Pixar's Coco has caught fire in China. Fueled by outstanding word of mouth, the family animation climbed 141 percent in its second weekend, earning $43.8 million compared to $18.2 million in its first frame.
The film, co-directed by Lee Unkrich and Adrian Molina, has a rating of 9.2/10 on Chinese reviews site Douban, and 9.6/10 on leading mobile ticketing service Maoyan — those are the highest scores of the year for an imported Hollywood title. The coming week will reveal whether Coco is on track to become a runway nationwide phenomenon akin to Zootopia, which surged similarly in its second frame and ultimately totaled $235.5 million, the most ever for an animated import.
Either way, Coco's current total of $75.6 million is already a solid win for Pixar. Historically, the fabled studio — known for its (perhaps somewhat culturally specific) emotional nuance and whimsy — has seen its titles underperform in China compared to the output of rivals Illumination and DreamWorks Animation. Pixar's previous top earner was Finding Dory at $38 million, while Universal's Despicable Me 3 notched $158.2 million. Coco tells the story of 12-year-old Miguel (voiced by Anthony Gonzalez), who sets out to become an accomplished musician like his idol, Ernesto de la Cruz (Benjamin Bratt). The trouble is, his family has banned music for generations. Miguel suddenly finds himself in the magical Land of the Dead, where he teams up with the trickster Hector (Gael Garcia Bernal) in hopes of unlocking the secret behind his family history.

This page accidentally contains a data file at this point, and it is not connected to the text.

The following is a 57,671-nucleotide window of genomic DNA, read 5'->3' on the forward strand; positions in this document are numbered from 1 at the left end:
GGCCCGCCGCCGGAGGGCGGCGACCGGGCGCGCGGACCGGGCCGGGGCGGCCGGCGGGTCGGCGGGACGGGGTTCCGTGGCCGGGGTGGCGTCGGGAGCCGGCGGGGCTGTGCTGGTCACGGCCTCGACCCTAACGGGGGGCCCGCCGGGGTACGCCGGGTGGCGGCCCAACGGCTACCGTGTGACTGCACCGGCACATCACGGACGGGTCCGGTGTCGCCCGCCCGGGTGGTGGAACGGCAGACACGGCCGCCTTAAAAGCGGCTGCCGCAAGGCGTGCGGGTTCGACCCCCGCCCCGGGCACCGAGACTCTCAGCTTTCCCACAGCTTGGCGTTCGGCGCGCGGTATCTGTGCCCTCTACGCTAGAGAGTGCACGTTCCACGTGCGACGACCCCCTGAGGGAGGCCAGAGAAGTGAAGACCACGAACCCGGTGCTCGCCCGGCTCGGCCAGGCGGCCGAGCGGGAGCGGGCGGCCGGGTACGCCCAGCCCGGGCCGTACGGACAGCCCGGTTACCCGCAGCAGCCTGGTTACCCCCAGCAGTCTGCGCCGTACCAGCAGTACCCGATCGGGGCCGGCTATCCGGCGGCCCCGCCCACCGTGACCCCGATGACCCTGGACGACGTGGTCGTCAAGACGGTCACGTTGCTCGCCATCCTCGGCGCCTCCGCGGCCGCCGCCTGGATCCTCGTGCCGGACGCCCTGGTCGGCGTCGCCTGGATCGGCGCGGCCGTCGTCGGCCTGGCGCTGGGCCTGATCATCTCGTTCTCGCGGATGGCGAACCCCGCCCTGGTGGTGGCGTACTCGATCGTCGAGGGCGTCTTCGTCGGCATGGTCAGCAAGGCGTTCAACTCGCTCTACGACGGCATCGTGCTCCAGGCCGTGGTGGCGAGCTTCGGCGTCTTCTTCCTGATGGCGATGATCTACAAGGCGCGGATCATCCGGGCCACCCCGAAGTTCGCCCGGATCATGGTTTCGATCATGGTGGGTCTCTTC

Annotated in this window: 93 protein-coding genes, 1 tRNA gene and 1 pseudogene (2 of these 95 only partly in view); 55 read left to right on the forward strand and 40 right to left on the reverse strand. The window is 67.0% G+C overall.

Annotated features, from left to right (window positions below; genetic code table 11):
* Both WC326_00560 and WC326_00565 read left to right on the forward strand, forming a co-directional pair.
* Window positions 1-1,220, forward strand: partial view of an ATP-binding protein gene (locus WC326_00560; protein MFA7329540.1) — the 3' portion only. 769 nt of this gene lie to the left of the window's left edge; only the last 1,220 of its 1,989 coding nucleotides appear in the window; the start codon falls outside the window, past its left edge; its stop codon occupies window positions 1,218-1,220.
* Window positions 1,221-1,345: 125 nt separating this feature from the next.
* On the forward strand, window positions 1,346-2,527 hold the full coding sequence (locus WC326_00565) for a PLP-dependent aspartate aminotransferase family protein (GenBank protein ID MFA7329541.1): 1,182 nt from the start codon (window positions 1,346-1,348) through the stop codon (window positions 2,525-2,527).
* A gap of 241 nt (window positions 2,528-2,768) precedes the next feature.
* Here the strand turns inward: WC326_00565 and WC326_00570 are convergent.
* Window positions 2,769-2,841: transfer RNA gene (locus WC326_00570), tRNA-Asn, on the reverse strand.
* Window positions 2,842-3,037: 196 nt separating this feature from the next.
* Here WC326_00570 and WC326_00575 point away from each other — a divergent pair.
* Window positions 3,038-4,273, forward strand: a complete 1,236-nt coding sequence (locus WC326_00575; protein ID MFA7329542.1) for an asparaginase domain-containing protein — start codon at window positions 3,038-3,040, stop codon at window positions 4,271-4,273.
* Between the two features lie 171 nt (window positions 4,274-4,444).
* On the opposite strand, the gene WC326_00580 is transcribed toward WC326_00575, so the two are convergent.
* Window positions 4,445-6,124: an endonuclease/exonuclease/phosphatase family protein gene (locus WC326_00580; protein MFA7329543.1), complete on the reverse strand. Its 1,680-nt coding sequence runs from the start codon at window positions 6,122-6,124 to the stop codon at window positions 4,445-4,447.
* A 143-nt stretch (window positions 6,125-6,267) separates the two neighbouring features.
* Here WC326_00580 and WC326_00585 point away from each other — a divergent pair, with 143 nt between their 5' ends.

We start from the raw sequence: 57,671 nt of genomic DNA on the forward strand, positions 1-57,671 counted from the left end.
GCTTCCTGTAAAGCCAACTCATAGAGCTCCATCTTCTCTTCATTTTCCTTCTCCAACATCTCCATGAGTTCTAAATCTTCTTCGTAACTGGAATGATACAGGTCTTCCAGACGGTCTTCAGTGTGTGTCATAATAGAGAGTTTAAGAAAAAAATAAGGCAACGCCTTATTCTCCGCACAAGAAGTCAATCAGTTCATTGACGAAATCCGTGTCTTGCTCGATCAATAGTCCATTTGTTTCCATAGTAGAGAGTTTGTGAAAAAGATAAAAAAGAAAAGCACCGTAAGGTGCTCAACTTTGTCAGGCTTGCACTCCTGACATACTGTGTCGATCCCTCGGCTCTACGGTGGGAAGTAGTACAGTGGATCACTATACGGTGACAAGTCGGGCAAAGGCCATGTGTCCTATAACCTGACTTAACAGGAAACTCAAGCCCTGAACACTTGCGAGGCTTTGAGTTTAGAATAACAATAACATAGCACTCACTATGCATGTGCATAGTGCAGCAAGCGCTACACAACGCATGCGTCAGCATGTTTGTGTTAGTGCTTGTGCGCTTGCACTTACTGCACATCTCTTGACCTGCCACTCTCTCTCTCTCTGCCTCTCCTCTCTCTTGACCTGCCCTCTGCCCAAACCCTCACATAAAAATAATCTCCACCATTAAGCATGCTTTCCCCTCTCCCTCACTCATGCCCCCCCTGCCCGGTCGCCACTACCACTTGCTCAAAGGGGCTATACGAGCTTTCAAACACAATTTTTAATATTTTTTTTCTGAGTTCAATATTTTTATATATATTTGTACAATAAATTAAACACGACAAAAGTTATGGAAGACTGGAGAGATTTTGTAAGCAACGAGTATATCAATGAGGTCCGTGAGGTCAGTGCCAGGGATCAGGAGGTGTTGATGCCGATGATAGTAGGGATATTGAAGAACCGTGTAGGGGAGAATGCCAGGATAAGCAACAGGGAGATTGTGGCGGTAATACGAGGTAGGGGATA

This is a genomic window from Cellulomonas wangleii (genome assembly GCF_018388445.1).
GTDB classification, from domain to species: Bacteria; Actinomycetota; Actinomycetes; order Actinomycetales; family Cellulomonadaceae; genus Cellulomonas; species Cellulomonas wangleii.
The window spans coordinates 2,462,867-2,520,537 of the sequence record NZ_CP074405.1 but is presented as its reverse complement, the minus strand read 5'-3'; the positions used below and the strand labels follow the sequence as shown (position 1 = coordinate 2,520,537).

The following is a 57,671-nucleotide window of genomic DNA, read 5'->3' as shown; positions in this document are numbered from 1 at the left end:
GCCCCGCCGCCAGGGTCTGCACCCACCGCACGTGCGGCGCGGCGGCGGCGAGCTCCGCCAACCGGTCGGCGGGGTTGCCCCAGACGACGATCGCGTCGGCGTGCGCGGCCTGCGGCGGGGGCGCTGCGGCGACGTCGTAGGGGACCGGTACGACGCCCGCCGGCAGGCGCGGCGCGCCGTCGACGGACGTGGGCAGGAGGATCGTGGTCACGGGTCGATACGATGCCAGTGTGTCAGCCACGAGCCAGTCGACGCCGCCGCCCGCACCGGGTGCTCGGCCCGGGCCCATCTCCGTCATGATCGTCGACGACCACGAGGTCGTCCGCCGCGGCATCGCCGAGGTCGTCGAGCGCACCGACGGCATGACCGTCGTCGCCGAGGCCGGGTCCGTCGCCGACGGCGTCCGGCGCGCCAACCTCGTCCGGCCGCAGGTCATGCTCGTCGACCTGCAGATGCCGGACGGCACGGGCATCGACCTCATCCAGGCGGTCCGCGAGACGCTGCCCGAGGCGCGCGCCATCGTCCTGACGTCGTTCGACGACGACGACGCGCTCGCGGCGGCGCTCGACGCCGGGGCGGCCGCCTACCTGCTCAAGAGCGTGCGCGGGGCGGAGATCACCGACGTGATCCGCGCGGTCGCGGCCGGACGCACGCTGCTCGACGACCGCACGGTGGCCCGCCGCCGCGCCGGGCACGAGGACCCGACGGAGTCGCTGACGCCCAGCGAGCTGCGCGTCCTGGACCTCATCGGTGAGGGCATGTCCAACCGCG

Disney and Pixar will get a little family-friendly competition from the release of Britain's Paddington 2 on Friday, after which the China market won't see a high-profile Western movie release until 2018.